I basically gave up on machetes. After some unimpressive chopping at camp, they found themselves confined to the bottom of the camp container not to see the light of day. In theory a machete sounded like an excellent tool. In practice they were totally disappointing.
Then we started watching Forged in Fire, and I was tuned into the reality that the quality of steel was paramount to an effective working blade. So we took a chance and bought three high quality machetes to compare to our current ones - Svord Golok, Condor Kukri, and Condor Primitive Bush Knife. A big ticket difference than the first couple, Colghan and Gerber Gator (the higher quality ones were all over $100 compared to around $20 for the other two). The challenge was either going to be a huge waste of money, or we would finally have some tools that would get the job done.
I took a trip hiking through a remote area in the UP before Owen and I had a chance to make an official comparison, and grabbed the Svord to chop through branches while mounting trail cameras. Driving along the two-track after a storm, a full grown Aspen tree blocked my progress. Way too big to move (although I tried), the only option was to chop through it. The tree broke from it's base, with the skinniest part much larger than my calf. I figured I'd be there around 20-30 minutes sweating my way through. Had I known what was going to happen I would have set up a camera to record it for proof. Huge chunks flew around and I was through in what seemed like a minute. It could have been more, I didn't time it, but I definitely did not break a sweat. If I had the Gerber I'm not sure I would have even gone through it. Just as impressive, upon inspection of the blade, you couldn't see a mark anywhere and the edge was a sharp as ever.
Of the three quality machetes in our test the Svord is my favorite. I love the looks and the function is just as impressive. The micarta handle feels great in the hand and allows for a solid grip. Condor's Primitive Bush Knife (machete length) is totally functional, but it's designed for more of a survival tool. The taper in the front of the blade doesn't make it as good of a chopper, but the steel is sharp and will hold an edge. The Condor Kukri is definitely a chopper, but the round wooden handle tends to roll in the hand. Owen and I are tempted to try and grind it flatter on the sides for a more secure grip.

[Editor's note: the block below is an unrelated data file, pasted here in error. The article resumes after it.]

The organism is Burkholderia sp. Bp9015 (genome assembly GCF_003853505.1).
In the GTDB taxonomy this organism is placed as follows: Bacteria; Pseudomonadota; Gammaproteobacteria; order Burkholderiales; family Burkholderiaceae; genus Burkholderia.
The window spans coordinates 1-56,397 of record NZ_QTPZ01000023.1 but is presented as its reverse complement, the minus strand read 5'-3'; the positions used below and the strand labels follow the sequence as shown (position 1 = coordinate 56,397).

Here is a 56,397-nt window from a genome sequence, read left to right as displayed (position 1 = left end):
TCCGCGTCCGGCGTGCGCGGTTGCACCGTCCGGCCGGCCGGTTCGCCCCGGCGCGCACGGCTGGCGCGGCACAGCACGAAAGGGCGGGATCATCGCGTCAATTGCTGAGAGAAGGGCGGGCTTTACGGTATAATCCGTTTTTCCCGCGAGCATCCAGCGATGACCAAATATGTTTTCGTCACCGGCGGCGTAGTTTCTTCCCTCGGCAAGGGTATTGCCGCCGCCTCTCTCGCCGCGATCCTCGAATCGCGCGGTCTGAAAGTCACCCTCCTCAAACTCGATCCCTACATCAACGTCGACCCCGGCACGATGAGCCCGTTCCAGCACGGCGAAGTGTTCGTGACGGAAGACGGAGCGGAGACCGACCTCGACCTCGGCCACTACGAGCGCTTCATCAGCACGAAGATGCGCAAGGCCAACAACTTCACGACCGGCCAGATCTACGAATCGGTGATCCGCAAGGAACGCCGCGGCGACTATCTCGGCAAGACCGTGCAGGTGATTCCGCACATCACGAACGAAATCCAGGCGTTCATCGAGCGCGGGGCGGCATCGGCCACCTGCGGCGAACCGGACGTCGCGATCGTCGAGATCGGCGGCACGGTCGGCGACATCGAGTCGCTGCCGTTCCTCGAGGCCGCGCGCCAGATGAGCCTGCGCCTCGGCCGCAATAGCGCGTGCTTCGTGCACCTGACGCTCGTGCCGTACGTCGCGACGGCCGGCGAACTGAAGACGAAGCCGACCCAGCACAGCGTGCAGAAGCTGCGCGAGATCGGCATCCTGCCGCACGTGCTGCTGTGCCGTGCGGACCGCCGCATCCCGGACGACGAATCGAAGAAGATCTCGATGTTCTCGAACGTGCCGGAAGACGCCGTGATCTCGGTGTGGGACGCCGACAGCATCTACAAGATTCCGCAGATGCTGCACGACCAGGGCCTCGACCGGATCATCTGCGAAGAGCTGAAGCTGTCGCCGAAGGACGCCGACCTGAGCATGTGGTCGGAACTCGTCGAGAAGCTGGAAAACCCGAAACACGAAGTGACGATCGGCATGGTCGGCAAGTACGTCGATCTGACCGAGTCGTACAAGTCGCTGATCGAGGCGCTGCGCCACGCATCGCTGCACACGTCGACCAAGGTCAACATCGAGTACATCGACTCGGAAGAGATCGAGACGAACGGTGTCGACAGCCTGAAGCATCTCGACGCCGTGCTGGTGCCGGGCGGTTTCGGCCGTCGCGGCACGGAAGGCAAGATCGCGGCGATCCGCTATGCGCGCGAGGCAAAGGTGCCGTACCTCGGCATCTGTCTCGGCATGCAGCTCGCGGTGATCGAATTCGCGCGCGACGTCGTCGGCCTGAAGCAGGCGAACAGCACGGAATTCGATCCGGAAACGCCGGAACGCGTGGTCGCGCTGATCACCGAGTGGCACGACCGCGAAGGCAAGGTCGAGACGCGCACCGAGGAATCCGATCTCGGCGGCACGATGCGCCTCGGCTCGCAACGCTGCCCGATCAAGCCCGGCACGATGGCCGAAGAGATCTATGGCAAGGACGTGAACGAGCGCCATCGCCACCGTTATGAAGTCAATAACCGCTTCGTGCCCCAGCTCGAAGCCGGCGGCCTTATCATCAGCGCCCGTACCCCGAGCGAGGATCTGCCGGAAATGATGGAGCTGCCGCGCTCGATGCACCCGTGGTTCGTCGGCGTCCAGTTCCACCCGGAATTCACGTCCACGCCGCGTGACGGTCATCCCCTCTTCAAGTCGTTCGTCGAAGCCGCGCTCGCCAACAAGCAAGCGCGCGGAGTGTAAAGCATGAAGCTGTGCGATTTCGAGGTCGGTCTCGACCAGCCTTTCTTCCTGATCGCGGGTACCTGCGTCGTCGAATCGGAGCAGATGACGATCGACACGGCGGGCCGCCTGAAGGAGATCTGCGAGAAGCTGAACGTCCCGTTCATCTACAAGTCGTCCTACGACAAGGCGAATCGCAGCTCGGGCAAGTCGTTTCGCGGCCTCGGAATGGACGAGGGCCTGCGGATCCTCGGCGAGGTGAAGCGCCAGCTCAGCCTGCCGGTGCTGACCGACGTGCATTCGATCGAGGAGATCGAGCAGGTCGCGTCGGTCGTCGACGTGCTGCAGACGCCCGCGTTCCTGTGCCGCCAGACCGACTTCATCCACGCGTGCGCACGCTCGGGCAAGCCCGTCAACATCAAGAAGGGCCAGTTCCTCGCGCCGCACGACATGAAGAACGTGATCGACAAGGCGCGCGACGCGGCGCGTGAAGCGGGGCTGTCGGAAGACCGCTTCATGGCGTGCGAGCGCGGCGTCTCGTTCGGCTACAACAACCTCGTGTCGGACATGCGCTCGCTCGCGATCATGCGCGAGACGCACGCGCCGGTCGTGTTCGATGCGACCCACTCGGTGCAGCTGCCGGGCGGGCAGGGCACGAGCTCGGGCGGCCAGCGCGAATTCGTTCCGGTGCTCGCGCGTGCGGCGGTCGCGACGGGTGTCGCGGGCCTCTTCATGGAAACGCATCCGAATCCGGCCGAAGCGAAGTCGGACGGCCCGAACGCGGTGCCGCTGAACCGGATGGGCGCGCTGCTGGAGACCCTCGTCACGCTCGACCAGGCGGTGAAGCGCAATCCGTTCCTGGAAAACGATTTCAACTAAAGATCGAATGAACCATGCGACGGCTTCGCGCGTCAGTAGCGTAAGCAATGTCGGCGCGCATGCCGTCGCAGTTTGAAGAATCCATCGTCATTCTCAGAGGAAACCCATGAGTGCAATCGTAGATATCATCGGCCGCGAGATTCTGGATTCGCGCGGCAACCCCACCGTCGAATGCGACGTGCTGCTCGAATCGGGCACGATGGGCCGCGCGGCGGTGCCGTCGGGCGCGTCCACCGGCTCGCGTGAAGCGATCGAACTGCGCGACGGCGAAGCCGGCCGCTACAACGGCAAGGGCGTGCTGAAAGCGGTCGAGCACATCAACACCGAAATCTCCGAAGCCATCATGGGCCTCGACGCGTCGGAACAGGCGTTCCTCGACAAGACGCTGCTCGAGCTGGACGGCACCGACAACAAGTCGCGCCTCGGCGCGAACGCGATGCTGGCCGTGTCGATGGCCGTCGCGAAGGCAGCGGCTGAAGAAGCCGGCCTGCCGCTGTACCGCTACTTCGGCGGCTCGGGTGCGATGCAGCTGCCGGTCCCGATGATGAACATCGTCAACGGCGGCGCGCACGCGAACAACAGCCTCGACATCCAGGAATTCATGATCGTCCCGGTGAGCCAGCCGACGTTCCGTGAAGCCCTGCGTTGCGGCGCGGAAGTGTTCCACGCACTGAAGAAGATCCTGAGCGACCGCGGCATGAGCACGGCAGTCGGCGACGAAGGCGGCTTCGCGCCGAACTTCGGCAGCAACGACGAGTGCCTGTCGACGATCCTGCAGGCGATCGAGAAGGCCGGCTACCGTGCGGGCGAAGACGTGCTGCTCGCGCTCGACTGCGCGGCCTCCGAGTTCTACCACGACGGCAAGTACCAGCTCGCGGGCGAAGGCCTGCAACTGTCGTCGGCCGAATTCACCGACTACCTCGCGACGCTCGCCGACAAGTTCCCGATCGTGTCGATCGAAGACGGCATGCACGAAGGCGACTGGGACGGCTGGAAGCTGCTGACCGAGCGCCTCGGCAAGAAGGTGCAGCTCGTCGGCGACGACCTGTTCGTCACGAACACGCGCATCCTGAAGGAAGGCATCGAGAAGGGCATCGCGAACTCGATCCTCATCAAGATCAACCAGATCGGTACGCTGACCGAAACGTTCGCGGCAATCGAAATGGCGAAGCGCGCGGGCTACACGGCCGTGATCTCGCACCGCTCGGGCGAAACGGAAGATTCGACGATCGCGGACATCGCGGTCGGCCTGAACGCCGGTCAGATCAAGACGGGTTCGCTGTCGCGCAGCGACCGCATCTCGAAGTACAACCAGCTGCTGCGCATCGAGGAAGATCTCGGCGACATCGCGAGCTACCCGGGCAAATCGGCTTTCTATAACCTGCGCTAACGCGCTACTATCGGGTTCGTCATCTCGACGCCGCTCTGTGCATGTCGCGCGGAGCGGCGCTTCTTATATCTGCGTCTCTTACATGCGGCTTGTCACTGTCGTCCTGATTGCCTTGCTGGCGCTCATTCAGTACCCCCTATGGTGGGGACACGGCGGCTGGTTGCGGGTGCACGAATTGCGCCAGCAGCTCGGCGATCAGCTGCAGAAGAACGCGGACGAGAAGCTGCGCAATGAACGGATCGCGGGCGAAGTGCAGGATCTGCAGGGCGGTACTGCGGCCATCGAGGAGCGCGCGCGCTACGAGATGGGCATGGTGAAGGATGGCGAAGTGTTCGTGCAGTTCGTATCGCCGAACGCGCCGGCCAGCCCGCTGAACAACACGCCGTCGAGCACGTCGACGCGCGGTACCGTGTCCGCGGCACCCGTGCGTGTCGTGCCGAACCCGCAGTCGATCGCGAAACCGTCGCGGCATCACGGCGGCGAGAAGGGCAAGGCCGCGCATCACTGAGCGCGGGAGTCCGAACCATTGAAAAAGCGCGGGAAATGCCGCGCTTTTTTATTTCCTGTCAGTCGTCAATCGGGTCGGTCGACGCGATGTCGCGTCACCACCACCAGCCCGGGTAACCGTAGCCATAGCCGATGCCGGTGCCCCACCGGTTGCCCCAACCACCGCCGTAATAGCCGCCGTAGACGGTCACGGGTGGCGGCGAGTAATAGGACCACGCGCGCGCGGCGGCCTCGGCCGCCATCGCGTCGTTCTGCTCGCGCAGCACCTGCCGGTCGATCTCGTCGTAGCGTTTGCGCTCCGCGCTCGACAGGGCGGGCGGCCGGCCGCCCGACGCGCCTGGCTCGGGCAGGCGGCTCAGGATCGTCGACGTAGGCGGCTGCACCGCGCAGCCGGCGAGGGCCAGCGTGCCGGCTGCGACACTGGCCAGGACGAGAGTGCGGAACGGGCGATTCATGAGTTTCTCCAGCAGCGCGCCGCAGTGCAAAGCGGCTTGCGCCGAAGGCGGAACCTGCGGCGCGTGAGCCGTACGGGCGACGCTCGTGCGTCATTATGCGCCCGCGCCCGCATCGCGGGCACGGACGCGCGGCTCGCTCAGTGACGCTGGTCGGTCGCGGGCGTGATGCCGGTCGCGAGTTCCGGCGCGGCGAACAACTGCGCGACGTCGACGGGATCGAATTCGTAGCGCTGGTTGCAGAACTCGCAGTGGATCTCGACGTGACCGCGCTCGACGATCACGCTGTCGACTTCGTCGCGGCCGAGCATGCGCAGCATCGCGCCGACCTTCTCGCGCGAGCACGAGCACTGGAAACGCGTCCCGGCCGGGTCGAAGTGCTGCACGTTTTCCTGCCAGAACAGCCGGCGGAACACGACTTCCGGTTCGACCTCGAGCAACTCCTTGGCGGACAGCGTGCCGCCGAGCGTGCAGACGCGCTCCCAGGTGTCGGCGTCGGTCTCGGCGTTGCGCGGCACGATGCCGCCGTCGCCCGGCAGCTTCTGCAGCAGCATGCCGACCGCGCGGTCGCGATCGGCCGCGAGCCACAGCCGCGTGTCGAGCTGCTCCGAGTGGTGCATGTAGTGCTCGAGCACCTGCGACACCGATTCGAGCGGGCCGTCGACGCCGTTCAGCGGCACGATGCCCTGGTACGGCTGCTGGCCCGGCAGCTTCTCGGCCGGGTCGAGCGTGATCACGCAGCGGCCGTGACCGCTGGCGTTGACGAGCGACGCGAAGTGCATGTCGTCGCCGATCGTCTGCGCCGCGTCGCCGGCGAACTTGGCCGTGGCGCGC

We were so impressed with the results of the quality machetes that I went and bought a Gransfors Small Forest Axe as I've been equally disappointed with camp hatchets.
One thing is certain from this, I will NEVER buy a inferior quality steel tool to do important jobs. It's much better to spend a few extra bucks and buy quality. It will save you time, and I'm not talking a minute here or there, I'm talking hours! It will also be much safer. You use very little effort chopping with a quality tool. Compare that to my older machetes and hatchets, we'd hammer away at things with brute force to compensate for the poor edge quality. In fact, one deer camp after late night chopping session the head of the hatchet went flying off the handle and we never found it. That could have been a problem to say the least.
So for your sanity and safety, take our advice and spend a few extra bucks for something good. It's worth it.